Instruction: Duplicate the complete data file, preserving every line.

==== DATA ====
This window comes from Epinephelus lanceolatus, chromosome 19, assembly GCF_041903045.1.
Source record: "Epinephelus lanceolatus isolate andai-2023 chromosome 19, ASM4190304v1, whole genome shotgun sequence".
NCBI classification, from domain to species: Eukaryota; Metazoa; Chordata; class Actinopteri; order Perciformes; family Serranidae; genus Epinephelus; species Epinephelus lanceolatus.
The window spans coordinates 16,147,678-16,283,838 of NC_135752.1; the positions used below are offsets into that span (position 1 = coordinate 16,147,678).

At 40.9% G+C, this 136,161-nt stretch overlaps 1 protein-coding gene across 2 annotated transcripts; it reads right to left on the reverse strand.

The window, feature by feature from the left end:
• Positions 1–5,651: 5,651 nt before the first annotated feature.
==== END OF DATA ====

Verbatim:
This window comes from Epinephelus lanceolatus, chromosome 19, assembly GCF_041903045.1.
Source record: "Epinephelus lanceolatus isolate andai-2023 chromosome 19, ASM4190304v1, whole genome shotgun sequence".
NCBI classification, from domain to species: Eukaryota; Metazoa; Chordata; class Actinopteri; order Perciformes; family Serranidae; genus Epinephelus; species Epinephelus lanceolatus.
The window spans coordinates 16,147,678-16,283,838 of NC_135752.1; the positions used below are offsets into that span (position 1 = coordinate 16,147,678).

At 40.9% G+C, this 136,161-nt stretch overlaps 1 protein-coding gene across 2 annotated transcripts; it reads right to left on the reverse strand.

The window, feature by feature from the left end:
• Positions 1–5,651: 5,651 nt before the first annotated feature.